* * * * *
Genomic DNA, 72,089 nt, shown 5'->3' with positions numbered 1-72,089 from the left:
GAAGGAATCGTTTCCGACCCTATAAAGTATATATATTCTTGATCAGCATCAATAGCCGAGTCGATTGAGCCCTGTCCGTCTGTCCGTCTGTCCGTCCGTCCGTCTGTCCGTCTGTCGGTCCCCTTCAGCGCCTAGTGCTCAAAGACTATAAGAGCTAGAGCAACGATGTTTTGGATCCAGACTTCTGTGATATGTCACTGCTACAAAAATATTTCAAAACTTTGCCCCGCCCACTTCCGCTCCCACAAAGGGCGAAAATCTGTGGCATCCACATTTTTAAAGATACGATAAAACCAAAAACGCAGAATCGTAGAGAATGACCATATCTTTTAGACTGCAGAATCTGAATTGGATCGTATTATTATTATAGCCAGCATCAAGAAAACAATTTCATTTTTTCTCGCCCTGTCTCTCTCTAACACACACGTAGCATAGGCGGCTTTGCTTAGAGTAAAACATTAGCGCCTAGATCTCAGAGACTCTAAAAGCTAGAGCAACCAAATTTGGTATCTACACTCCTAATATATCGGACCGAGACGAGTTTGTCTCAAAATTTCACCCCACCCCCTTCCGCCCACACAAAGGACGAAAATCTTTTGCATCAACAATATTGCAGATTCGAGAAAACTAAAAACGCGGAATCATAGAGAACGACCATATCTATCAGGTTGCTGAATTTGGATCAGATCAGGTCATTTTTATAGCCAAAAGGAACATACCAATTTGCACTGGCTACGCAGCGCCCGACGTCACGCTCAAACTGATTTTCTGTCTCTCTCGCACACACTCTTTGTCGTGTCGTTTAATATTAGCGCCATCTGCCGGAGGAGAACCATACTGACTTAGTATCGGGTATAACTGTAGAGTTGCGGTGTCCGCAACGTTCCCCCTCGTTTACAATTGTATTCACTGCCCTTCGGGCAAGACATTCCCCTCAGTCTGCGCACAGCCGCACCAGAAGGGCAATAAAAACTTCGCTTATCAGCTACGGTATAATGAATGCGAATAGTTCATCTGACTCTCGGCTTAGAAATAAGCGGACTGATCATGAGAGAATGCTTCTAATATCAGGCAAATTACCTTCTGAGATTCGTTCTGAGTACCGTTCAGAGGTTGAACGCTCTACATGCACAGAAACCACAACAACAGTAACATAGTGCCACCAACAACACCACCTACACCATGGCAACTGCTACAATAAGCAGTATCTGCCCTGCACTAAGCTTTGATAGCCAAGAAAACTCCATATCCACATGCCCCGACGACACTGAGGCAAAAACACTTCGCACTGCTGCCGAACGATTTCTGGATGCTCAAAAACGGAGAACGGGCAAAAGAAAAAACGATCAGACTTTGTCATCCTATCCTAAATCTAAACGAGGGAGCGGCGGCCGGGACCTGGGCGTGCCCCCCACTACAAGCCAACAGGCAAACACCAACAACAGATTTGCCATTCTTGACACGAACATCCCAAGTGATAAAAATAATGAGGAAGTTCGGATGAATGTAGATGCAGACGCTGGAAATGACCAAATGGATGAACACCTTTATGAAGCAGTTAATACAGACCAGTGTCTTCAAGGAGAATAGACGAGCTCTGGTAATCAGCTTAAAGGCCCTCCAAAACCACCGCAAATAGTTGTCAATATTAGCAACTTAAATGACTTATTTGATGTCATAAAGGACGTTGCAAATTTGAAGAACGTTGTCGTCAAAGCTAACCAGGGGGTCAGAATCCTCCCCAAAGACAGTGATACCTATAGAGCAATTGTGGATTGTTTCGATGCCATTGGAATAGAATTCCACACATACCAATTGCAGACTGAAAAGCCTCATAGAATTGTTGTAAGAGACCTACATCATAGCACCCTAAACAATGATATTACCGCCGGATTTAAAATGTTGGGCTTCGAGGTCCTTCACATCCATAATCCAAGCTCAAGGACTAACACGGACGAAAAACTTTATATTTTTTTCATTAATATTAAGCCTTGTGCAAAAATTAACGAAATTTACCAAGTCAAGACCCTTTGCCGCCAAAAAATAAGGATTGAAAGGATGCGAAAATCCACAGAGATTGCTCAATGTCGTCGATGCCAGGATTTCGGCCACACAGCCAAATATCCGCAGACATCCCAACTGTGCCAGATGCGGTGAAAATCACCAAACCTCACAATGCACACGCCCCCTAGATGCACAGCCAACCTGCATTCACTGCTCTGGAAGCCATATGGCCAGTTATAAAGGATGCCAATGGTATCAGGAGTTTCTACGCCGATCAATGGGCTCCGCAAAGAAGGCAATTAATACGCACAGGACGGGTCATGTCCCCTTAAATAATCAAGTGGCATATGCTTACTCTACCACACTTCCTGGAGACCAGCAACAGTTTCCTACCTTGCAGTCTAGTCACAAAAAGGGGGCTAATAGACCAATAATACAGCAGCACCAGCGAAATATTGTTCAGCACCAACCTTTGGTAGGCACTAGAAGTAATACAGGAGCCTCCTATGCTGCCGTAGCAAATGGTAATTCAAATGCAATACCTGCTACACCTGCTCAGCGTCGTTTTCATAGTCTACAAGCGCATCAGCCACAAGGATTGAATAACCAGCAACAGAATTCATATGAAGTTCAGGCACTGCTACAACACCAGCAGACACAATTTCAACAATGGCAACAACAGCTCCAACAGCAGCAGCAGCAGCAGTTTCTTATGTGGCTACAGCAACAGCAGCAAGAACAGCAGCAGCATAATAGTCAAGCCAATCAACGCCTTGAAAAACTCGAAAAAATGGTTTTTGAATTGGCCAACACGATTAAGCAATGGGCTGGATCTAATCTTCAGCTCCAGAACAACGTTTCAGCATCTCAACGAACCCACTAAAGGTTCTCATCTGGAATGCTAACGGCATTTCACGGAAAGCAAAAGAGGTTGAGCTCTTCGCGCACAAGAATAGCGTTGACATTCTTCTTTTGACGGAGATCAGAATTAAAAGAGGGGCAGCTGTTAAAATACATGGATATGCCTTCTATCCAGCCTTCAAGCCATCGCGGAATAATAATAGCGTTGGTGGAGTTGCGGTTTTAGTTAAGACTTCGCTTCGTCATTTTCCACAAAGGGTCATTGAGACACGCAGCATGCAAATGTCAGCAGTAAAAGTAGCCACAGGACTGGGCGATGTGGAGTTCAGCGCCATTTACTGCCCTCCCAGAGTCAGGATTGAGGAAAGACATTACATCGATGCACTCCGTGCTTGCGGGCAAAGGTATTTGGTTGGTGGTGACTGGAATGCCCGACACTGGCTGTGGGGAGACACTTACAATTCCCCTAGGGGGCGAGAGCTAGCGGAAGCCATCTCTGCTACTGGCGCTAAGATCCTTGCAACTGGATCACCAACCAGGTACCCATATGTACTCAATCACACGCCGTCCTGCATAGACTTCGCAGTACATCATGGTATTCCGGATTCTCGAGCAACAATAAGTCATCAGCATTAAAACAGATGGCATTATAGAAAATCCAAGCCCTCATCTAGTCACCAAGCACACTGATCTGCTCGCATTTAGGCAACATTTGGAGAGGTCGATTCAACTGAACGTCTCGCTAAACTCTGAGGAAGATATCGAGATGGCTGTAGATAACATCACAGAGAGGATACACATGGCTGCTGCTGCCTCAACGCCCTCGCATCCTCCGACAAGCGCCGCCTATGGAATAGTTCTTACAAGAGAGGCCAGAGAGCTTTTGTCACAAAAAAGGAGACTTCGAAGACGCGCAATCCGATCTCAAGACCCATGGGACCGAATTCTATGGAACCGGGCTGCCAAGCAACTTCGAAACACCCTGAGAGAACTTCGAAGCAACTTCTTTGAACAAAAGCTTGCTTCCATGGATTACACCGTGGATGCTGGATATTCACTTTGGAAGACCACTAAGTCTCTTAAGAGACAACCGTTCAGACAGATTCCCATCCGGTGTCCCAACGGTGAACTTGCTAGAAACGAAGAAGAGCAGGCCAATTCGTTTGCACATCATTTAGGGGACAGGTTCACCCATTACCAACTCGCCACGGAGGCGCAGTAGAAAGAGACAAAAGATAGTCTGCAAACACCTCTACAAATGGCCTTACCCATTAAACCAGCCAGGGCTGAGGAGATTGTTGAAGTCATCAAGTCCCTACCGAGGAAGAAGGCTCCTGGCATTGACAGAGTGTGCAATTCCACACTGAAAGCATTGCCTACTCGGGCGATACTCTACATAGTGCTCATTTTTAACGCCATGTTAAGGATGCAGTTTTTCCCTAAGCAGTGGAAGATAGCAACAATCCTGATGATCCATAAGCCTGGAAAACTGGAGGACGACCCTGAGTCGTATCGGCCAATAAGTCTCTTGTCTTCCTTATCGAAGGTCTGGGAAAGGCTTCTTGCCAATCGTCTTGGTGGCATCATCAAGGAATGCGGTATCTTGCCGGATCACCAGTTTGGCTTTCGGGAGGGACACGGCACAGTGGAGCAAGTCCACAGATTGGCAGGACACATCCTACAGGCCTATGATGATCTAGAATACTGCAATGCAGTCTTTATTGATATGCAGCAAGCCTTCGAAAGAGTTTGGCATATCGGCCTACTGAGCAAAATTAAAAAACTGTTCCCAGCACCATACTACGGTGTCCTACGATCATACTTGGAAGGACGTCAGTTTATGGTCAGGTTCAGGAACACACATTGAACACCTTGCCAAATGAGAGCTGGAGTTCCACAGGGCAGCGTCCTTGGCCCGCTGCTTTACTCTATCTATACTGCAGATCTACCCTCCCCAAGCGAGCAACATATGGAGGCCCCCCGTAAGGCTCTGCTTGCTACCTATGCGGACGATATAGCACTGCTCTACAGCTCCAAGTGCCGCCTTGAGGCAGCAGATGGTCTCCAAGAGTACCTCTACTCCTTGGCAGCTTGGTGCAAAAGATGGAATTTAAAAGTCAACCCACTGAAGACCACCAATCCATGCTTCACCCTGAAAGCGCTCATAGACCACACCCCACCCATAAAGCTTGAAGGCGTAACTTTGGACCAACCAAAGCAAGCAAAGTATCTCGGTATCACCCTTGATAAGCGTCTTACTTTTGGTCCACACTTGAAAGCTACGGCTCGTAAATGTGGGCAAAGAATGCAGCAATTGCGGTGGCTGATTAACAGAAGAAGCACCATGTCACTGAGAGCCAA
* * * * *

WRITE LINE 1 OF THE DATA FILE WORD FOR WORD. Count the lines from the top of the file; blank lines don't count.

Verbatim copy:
Genomic DNA, 72,089 nt, shown 5'->3' with positions numbered 1-72,089 from the left: